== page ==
System for techno-economic analysis (Hunter 3 process)

“The first step of the TEA was to establish the design criteria to be used as the basis for the CO2 capture facility. As part of the conceptual design, the major balance of plant (BOP) impacts associated with the slipstream CO2 capture facility are identified based on the utility requirements for the process. Using previous information gathered from MHI and engineering judgment, the CO2 system design and costs were scaled based on the MHI KM-CR Process ® with KS-1™ solvent and adapted for the Hunter application. As part of this overall effort, the feasibility and overall cost of retrofitting an existing power plant with a CCS system are evaluated by a commercial engineering design firm namely Sargent & Lundy, L.L.C (Flagg and Kunkel 2017). The annual operating and maintenance (O&M) cost based on the conceptual design is estimated.

A typical amine-based CO2 capture system consists of a quencher, an absorber column, and a stripping column; in addition, the flue gas will require a booster-induced draft (ID) fan to overcome the pressure loss through the CO2 capture system. A compressor train is also included after the stripper column for transportation through pipelines to the sequestration locations. A high-level block diagram of the system is shown in Fig. 1.

Fig 1

Fig. 1. Simplified process block diagrams showing the essential units for pretreating flue gas and capturing, separating, and compressing CO2(McPherson et al., 2018)

Amine solvents are sensitive to impurities and will react with SO2 and SO3 molecules present in the flue gas. These reactions contaminate the solvent by forming intermediate salts, which in turn leads to higher solvent regeneration requirements and increased operational costs. While Hunter 3 is equipped with a lime-based WFGD system, it does not currently provide the adequate SO2 and SO3 removal efficiency required for an amine-based system.

Additional SO2 and SO3 removal is required for the more efficient operation of the CO2 capture system and is completed by passing the flue gas through a caustic scrubber. The caustic scrubber uses a 10% (by weight) solution of caustic soda (NaOH) to remove residual acid gases.

Fig. 2 shows the detailed process flow diagram (PFD) of the CO2 capture system for Hunter 3. It is expected that the CO2 capture system would consist of a 1 × 100% train, regardless of if the system is treating 100% of the flue gas or less than 50%.

Fig 2

Fig. 2. Process flow diagram (PFD) of the CO2 capture system for Hunter 3 (McPherson et al., 2018)

In the scrubber (C1), the flue gas passes through a counter-current packed tower, where a caustic solution is recirculated to scrub the flue gas to approximately 1 ppmv SO2. Residual particulates, water, sulfates, and other soluble components will build-up in the caustic solution as it is recycled; therefore, a blowdown stream (3) is required to reduce the concentration of contaminants and overall liquid volume. The blowdown stream is sent to a new wastewater treatment system.

In addition to the removal of residual acid gases, flue gas needs to be cooled prior to being introduced to the solvent. This is due to the improved absorption efficiency of the solvent at lower temperatures. To provide this cooling, the polishing scrubber also functions as a quencher (C2). The flue gas leaving the scrubber/quencher is cooled to approximately 100°F. The contact cooling water is cooled with a heat exchanger and returned to the quencher. The cooling process results in additional condensed water; therefore, a blowdown stream is required to reduce the volume of recirculating water. The blowdown stream is sent to the cooling tower as makeup.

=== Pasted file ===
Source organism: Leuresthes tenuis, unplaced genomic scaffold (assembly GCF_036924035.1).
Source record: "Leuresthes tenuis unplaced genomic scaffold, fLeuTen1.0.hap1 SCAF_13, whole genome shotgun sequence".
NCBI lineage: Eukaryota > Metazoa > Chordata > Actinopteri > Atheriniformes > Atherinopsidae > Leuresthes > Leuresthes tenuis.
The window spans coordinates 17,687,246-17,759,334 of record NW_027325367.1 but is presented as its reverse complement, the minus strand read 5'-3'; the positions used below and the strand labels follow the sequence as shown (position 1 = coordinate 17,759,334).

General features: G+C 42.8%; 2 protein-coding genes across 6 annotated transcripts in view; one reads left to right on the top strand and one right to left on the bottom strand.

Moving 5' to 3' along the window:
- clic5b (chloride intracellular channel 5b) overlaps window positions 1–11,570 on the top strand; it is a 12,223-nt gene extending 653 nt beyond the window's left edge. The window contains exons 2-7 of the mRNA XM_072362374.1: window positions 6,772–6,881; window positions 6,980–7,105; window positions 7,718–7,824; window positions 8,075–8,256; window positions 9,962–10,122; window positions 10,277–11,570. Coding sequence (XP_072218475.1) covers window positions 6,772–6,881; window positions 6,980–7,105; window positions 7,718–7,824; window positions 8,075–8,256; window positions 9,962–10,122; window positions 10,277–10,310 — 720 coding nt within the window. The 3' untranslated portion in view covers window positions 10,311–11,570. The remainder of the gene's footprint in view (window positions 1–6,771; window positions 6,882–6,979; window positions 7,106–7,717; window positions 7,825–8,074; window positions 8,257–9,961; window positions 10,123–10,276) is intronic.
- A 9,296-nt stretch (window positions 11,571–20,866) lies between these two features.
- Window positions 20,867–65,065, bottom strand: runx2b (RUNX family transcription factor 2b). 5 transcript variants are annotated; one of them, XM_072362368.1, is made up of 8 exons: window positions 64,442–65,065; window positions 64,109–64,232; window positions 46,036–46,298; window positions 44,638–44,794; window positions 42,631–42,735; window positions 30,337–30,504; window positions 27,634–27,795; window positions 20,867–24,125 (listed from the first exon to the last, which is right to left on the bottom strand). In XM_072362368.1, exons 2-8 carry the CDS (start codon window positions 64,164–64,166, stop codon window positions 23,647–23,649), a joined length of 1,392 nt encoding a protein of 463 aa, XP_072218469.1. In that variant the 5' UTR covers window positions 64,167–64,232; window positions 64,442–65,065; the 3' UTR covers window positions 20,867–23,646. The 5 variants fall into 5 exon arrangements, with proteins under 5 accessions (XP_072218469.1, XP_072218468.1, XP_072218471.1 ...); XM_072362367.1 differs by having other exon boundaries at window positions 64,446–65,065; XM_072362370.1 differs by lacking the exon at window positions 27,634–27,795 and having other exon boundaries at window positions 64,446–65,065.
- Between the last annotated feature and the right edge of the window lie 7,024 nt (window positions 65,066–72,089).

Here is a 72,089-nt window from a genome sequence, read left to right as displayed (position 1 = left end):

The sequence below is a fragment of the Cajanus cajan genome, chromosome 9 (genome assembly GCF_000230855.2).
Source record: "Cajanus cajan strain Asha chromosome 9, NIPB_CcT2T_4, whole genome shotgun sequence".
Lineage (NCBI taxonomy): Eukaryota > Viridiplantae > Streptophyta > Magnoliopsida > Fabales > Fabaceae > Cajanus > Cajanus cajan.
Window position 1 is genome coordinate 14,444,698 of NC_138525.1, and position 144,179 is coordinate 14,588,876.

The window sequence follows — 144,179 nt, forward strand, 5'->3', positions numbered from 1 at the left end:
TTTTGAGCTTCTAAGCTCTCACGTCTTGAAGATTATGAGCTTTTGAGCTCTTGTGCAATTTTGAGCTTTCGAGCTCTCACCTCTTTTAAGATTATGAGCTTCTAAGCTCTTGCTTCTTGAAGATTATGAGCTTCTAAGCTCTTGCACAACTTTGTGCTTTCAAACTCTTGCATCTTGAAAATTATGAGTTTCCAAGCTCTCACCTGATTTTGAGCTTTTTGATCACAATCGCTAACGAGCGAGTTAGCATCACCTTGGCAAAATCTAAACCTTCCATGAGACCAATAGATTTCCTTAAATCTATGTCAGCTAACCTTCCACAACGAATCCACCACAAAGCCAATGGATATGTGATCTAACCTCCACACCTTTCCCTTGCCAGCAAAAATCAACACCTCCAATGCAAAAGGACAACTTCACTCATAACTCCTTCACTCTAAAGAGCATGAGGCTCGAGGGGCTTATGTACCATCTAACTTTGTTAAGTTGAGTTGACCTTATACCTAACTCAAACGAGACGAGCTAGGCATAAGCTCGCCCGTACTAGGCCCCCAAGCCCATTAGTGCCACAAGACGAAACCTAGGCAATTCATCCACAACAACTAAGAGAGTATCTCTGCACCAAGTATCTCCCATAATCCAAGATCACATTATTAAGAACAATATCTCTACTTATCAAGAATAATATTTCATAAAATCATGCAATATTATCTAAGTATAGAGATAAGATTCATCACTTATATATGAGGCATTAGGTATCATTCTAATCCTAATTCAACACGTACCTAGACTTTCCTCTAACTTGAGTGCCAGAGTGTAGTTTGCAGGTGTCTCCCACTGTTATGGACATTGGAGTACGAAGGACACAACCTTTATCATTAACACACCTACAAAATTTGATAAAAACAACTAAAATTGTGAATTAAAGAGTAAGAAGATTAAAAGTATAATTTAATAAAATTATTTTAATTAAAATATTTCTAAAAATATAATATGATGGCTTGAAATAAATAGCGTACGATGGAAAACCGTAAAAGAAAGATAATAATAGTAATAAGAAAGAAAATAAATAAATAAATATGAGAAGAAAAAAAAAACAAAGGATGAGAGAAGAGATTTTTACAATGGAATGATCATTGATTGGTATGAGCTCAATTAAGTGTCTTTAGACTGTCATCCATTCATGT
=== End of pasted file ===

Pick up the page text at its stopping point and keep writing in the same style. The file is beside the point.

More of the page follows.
The cool flue gas then passes through a counter-current packed absorber column (C3), where the amine-solvent absorbs CO2 present in the flue gas. Several levels of packing, spray zones, and trays facilitate the appropriate liquid-to-gas contact to ensure a high level of CO2 absorption by the solvent (≥ 90%). The temperature of the absorber is controlled using an intercooler or heat exchange (E3) which cools the semi-rich solvent and returns it to the absorber. A water wash is located at the top of the absorber to remove any entrained solvent in the flue gas. The clean gas exits the absorber and is exhausted through a new stack located on top of the absorber.

The CO2 – rich solvent from the absorber enters the top of a counter-current packed stripper column (C4), where CO2 is desorbed from the amine-solvent through the addition of heat energy to break the weak intermediate bond between the amine-solvent and the dissolved CO2. The boiler (E8) at the base of the stripper utilizes low-quality steam as the source of energy to vaporize water in the dilute solvent. This water vapor rises through the stripper providing energy to facilitate stripping the CO2 and regenerating the amine solvent.

The hot-lean (or regenerated) solvent which is free of CO2 is returned to the absorber. The hot-lean solvent is directed to the lean/rich exchanger (E5) to recover sensible heat and preheat the cool/rich solvent from the absorber. This preheating helps to recover some of the energy used for regeneration, reducing the overall energy requirements of the process, especially in the regeneration stage.

A mixture of CO2 and steam exits the top of the stripper and is sent to the compressor system, which both dehydrates and compresses the CO2 steam. The compressor is designed to pressurize the CO2 product stream to pipeline quality. This system involves eight stages of compression including an intercooler (E7) after each stage. As part of this process, additional moisture is removed to provide a CO2 stream with ≥ 99% purity at 2,215 psia. Moisture removed from the dehydration system and during the compression process is collected and sent back to the stripper.

Leave a Comment